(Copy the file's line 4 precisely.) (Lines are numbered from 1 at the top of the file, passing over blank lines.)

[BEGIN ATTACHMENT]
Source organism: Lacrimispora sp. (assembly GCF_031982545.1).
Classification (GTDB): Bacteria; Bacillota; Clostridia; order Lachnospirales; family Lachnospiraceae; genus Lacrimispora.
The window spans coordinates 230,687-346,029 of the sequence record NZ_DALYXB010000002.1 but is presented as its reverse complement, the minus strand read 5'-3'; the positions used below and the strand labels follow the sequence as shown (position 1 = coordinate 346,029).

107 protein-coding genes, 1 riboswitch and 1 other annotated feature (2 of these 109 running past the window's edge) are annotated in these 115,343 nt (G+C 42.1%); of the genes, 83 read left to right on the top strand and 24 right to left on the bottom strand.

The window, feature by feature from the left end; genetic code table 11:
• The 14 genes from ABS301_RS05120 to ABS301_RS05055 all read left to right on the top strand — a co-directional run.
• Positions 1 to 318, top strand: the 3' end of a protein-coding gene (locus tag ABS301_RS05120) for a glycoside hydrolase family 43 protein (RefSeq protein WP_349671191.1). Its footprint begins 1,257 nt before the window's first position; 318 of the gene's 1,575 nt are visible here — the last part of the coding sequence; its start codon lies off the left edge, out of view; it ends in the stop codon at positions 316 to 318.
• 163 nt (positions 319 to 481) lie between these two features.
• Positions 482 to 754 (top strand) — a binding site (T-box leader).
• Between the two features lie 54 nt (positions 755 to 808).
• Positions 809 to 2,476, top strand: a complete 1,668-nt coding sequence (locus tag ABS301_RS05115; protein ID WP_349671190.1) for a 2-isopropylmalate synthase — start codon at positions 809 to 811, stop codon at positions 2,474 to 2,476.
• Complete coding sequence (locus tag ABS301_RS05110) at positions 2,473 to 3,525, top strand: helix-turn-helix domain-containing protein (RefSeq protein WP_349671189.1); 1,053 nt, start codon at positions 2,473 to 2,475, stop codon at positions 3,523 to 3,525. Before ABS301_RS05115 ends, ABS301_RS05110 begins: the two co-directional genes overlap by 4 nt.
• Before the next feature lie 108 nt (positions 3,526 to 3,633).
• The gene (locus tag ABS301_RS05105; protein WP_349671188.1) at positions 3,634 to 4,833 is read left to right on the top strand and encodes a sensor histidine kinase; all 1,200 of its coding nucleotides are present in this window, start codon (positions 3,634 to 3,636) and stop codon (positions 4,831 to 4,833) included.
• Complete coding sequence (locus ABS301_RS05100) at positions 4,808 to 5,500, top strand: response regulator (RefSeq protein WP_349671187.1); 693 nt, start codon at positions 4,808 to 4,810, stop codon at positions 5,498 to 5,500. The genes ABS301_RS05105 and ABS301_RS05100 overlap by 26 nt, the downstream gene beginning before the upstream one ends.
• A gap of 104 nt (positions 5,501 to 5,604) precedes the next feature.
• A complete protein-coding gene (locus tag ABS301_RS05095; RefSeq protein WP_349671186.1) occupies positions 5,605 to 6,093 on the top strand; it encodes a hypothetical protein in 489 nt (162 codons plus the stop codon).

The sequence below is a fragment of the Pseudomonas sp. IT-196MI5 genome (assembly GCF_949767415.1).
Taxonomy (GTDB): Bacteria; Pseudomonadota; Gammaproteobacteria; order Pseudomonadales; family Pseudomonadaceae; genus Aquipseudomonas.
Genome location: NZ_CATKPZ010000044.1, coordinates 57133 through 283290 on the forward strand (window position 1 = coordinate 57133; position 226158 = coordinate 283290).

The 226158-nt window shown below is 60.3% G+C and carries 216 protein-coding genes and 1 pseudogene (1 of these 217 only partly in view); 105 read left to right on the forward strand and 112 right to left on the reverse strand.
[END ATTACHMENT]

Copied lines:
107 protein-coding genes, 1 riboswitch and 1 other annotated feature (2 of these 109 running past the window's edge) are annotated in these 115,343 nt (G+C 42.1%); of the genes, 83 read left to right on the top strand and 24 right to left on the bottom strand.